# Estimating model with moment constraints

#1

Hello!

I’m wondering if the following problem is in principle solvable in Stan - it’s not immediately obvious how you might do it.

Suppose that I have a series of variables Y_i where i \in [1,n]. Suppose that I think that I have the following hierarchical model:

Problem specification

• Y_i \sim \text{Poisson}(\lambda_i), where \lambda_i is an unknown parameter
• \lambda_i \sim \text{Gamma}(\alpha, \beta) for i \in [1,n], ie a hierarchical prior and \alpha and \beta are unknown.

I am trying to understand the posterior distribution of each \lambda_i.

Suppose that I don’t have any actual Y_i data but that instead I have some model from elsewhere that gives the following constraints:

• \mathbb{E}(\lambda_i) = L_i for i \in [1,n], i.e. I have prior knowledge about what the mean of each of the \lambda_i variables should be.

Is this problem solvable in Stan directly?

One approach - maybe incorrect…

One thing I can think of is assuming an additional prior as follows:

• \lambda_i \sim \text{Normal}(L_i, \sigma_i^2) for i \in [1,n] where {\sigma_i^2} are treated as unknowns and then allowed to vary to be consistent with the data.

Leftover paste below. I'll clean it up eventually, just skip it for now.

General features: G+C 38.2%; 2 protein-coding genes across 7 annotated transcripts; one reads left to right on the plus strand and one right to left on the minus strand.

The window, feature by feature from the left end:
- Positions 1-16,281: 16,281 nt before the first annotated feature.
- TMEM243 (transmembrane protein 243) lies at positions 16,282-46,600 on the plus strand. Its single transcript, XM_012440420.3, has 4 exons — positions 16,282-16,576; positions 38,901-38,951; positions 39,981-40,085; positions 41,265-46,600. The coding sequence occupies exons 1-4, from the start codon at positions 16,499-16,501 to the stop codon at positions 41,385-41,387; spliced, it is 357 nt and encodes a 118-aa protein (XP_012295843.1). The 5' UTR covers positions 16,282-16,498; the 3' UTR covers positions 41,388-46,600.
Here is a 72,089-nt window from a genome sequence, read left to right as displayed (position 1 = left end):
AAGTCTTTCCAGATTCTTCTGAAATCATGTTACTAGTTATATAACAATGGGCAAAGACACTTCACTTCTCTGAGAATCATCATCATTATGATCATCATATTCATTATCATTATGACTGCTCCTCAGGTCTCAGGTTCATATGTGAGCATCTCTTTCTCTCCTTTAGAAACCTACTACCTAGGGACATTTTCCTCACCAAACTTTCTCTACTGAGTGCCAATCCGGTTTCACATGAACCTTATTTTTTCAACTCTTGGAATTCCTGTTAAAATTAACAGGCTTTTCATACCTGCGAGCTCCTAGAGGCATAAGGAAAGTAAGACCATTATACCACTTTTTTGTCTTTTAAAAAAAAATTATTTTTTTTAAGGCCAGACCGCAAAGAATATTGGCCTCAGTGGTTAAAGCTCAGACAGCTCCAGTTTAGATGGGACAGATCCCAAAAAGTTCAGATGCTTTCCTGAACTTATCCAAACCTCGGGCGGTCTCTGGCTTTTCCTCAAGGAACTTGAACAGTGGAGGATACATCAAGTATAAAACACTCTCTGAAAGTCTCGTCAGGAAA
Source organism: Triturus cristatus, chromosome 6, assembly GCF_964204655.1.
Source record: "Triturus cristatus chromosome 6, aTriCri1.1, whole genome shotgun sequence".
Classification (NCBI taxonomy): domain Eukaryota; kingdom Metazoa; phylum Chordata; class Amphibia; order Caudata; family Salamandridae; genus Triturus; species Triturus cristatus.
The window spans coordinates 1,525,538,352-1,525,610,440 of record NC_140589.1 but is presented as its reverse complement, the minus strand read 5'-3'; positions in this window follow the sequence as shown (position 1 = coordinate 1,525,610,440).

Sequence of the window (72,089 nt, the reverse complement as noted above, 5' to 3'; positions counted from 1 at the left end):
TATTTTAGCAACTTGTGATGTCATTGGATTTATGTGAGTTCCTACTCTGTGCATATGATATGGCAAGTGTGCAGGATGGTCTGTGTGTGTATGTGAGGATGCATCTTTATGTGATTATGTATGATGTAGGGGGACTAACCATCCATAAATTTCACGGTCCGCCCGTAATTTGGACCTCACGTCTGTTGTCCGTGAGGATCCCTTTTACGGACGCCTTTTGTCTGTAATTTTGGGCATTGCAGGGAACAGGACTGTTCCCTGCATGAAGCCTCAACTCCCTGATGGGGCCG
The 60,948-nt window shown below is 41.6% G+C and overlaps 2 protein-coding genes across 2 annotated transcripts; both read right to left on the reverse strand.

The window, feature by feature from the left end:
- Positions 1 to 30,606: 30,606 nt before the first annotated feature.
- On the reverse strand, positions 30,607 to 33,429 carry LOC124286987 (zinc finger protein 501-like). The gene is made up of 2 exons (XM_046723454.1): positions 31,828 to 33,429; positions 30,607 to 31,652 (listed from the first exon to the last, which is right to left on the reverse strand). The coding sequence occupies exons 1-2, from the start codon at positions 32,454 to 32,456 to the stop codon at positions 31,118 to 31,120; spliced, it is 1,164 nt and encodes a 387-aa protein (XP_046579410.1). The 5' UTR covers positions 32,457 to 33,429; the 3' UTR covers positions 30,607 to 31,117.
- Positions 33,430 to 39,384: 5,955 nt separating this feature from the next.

This type of prior could help encode my knowledge about how good my other models are.

But this is a prior mean assumption, whereas I guess what I’m expressing above is the desire for some sort of quasi-posterior mean constraint.

I’m not sure if this problem is adequately/fully specified… any thoughts welcome!

Thanks in advance,
Julian

#2

The mean of the Gamma distribution is \frac{\alpha}{\beta} according to wikipedia. If you set \beta = \frac{\alpha}{L}, then you can use \lambda_i \sim Gamma(\alpha, \frac{\alpha}{L}) where you estimate \alpha. This is the same approach as you proposed but with the Gamma distribution instead of the normal distribution. You will need some data to estimate \alpha though.

If you want to include the uncertainty in your estimate of L, and you have Y_i, you could do.

\begin{align} Y_i \sim Poisson(\lambda_i) \\ \lambda_i \sim Gamma(\alpha, \frac{\alpha}{Lhat}) \\ Lhat \sim Normal(L, Lse) \\ \end{align}

Where I assume you know L, and its standard error Lse.

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